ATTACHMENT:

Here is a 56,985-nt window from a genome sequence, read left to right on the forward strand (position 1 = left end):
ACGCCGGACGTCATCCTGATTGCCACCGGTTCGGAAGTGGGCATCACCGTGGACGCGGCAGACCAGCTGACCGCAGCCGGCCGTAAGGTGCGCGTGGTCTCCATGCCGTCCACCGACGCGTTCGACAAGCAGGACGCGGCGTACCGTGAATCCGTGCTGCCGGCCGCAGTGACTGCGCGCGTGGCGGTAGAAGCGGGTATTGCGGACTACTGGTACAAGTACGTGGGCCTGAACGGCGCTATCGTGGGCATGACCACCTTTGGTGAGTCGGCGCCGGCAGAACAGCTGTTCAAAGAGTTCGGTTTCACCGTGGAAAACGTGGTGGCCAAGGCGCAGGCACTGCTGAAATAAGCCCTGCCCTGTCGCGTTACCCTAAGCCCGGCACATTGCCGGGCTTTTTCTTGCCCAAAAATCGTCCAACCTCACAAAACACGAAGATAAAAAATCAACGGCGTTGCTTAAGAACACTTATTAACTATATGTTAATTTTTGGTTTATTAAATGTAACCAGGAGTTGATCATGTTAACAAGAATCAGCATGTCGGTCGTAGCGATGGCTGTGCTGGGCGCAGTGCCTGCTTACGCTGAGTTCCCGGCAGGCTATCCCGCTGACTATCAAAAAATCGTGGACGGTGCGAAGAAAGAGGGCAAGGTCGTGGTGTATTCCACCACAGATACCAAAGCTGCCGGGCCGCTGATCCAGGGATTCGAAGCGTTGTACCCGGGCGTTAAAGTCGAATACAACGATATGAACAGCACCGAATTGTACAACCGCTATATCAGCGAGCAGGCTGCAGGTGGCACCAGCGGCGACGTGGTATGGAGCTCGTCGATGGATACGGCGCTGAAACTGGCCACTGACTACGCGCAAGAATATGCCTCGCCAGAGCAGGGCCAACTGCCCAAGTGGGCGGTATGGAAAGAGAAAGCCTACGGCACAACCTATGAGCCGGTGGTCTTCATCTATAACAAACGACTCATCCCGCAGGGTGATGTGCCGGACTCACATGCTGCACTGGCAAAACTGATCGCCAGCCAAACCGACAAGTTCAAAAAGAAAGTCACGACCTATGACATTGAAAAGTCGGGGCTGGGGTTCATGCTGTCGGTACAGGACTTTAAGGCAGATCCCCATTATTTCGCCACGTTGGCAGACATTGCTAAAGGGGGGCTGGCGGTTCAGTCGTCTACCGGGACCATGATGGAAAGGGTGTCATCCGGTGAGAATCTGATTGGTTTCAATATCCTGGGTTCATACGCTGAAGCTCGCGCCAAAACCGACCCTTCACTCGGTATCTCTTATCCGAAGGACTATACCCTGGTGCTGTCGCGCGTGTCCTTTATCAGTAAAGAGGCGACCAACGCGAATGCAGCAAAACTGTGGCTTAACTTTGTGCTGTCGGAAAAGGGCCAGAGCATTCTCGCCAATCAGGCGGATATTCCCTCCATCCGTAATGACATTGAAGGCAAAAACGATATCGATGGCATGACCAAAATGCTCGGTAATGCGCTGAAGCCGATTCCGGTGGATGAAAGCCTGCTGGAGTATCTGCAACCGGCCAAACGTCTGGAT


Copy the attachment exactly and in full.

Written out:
Here is a 56,985-nt window from a genome sequence, read left to right on the forward strand (position 1 = left end):
ACGCCGGACGTCATCCTGATTGCCACCGGTTCGGAAGTGGGCATCACCGTGGACGCGGCAGACCAGCTGACCGCAGCCGGCCGTAAGGTGCGCGTGGTCTCCATGCCGTCCACCGACGCGTTCGACAAGCAGGACGCGGCGTACCGTGAATCCGTGCTGCCGGCCGCAGTGACTGCGCGCGTGGCGGTAGAAGCGGGTATTGCGGACTACTGGTACAAGTACGTGGGCCTGAACGGCGCTATCGTGGGCATGACCACCTTTGGTGAGTCGGCGCCGGCAGAACAGCTGTTCAAAGAGTTCGGTTTCACCGTGGAAAACGTGGTGGCCAAGGCGCAGGCACTGCTGAAATAAGCCCTGCCCTGTCGCGTTACCCTAAGCCCGGCACATTGCCGGGCTTTTTCTTGCCCAAAAATCGTCCAACCTCACAAAACACGAAGATAAAAAATCAACGGCGTTGCTTAAGAACACTTATTAACTATATGTTAATTTTTGGTTTATTAAATGTAACCAGGAGTTGATCATGTTAACAAGAATCAGCATGTCGGTCGTAGCGATGGCTGTGCTGGGCGCAGTGCCTGCTTACGCTGAGTTCCCGGCAGGCTATCCCGCTGACTATCAAAAAATCGTGGACGGTGCGAAGAAAGAGGGCAAGGTCGTGGTGTATTCCACCACAGATACCAAAGCTGCCGGGCCGCTGATCCAGGGATTCGAAGCGTTGTACCCGGGCGTTAAAGTCGAATACAACGATATGAACAGCACCGAATTGTACAACCGCTATATCAGCGAGCAGGCTGCAGGTGGCACCAGCGGCGACGTGGTATGGAGCTCGTCGATGGATACGGCGCTGAAACTGGCCACTGACTACGCGCAAGAATATGCCTCGCCAGAGCAGGGCCAACTGCCCAAGTGGGCGGTATGGAAAGAGAAAGCCTACGGCACAACCTATGAGCCGGTGGTCTTCATCTATAACAAACGACTCATCCCGCAGGGTGATGTGCCGGACTCACATGCTGCACTGGCAAAACTGATCGCCAGCCAAACCGACAAGTTCAAAAAGAAAGTCACGACCTATGACATTGAAAAGTCGGGGCTGGGGTTCATGCTGTCGGTACAGGACTTTAAGGCAGATCCCCATTATTTCGCCACGTTGGCAGACATTGCTAAAGGGGGGCTGGCGGTTCAGTCGTCTACCGGGACCATGATGGAAAGGGTGTCATCCGGTGAGAATCTGATTGGTTTCAATATCCTGGGTTCATACGCTGAAGCTCGCGCCAAAACCGACCCTTCACTCGGTATCTCTTATCCGAAGGACTATACCCTGGTGCTGTCGCGCGTGTCCTTTATCAGTAAAGAGGCGACCAACGCGAATGCAGCAAAACTGTGGCTTAACTTTGTGCTGTCGGAAAAGGGCCAGAGCATTCTCGCCAATCAGGCGGATATTCCCTCCATCCGTAATGACATTGAAGGCAAAAACGATATCGATGGCATGACCAAAATGCTCGGTAATGCGCTGAAGCCGATTCCGGTGGATGAAAGCCTGCTGGAGTATCTGCAACCGGCCAAACGTCTGGAT